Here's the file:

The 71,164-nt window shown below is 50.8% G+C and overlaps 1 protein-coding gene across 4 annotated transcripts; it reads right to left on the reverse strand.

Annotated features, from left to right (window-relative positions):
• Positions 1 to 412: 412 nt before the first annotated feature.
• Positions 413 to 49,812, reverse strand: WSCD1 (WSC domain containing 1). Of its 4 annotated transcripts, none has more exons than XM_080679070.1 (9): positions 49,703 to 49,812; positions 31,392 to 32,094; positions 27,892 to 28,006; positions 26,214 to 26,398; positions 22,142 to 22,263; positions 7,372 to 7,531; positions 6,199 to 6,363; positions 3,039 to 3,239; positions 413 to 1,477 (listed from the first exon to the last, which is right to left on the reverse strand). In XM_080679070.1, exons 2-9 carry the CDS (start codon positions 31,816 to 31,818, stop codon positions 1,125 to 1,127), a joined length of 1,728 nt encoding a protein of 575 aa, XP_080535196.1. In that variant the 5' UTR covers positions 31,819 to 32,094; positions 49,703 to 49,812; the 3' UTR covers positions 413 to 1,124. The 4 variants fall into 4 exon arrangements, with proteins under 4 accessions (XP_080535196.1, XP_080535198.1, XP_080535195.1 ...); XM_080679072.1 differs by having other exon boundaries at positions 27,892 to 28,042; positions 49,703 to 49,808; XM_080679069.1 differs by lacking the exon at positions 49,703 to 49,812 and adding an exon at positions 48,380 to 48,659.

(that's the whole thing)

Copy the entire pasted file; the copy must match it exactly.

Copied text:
The 71,164-nt window shown below is 50.8% G+C and overlaps 1 protein-coding gene across 4 annotated transcripts; it reads right to left on the reverse strand.

Annotated features, from left to right (window-relative positions):
• Positions 1 to 412: 412 nt before the first annotated feature.
• Positions 413 to 49,812, reverse strand: WSCD1 (WSC domain containing 1). Of its 4 annotated transcripts, none has more exons than XM_080679070.1 (9): positions 49,703 to 49,812; positions 31,392 to 32,094; positions 27,892 to 28,006; positions 26,214 to 26,398; positions 22,142 to 22,263; positions 7,372 to 7,531; positions 6,199 to 6,363; positions 3,039 to 3,239; positions 413 to 1,477 (listed from the first exon to the last, which is right to left on the reverse strand). In XM_080679070.1, exons 2-9 carry the CDS (start codon positions 31,816 to 31,818, stop codon positions 1,125 to 1,127), a joined length of 1,728 nt encoding a protein of 575 aa, XP_080535196.1. In that variant the 5' UTR covers positions 31,819 to 32,094; positions 49,703 to 49,812; the 3' UTR covers positions 413 to 1,124. The 4 variants fall into 4 exon arrangements, with proteins under 4 accessions (XP_080535196.1, XP_080535198.1, XP_080535195.1 ...); XM_080679072.1 differs by having other exon boundaries at positions 27,892 to 28,042; positions 49,703 to 49,808; XM_080679069.1 differs by lacking the exon at positions 49,703 to 49,812 and adding an exon at positions 48,380 to 48,659.